The new book adaptation of It’s the Easter Beagle, Charlie Brown is the latest in a series of hardcover versions of Peanuts animated specials, and like most such things, it’s value of the text is mostly in invoking the special for those who have seen it. Humorous moments are explained, but with the possible exception of some of Marcie’s egg-cooking attempts, the humor doesn’t survive being described.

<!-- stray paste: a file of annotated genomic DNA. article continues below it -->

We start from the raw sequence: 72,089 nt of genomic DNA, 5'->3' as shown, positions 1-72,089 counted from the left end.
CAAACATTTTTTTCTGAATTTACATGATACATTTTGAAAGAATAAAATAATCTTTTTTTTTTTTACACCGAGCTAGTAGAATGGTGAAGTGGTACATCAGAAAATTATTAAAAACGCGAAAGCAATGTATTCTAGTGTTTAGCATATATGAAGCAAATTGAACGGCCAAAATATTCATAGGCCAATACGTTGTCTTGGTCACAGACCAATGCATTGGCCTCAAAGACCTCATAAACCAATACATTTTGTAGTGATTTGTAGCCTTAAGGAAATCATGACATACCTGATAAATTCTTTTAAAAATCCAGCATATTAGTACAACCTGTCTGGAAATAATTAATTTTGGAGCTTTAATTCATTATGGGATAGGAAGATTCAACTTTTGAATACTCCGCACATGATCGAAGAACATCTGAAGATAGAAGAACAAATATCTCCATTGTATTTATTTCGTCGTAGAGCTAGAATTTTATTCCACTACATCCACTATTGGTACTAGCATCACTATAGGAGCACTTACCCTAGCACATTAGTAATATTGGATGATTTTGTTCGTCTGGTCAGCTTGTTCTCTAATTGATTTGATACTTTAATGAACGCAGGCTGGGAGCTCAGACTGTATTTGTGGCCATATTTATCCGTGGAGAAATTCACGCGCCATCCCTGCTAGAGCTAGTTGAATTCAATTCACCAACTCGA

What makes it an interesting souvenir book for the special is the images, and part of that is that these pictures do they exact opposite of what Peanuts animation does. Where the animated Peanuts took Schulz’s work and design and simplified it, so it could be recreated easily, Tom Brannon’s art (on this and the earlier books in the series) does the opposite. He takes Schulz’s design sense and adds more color depth, converting some of the black lines to color, filling with airbrushy modeling effects rather than flat tones. The overall effect of this is mixed; in the past I’ve complained about the five o’clock shadow that some of the characters seem to end up with. The shadow modeling on Charlie Brown’s face makes him look like he’s been rolling in the dirt. It doesn’t work toward the strength of cartooning, the immediacy of the black line. Detailed modeling makes the art look like realistic rendering of weird-looking people rather than cartoon rendering of normal people. But for all of that, some of the images are quite pretty; I could see them being a series of framed prints decorating the office of someone who was very serious about It’s the Easter Beagle, Charlie Brown. Or maybe they could be design drawings for making a live-action Easter Beagle film. (I think you can write that on your list of Things That’ll Never Happen.)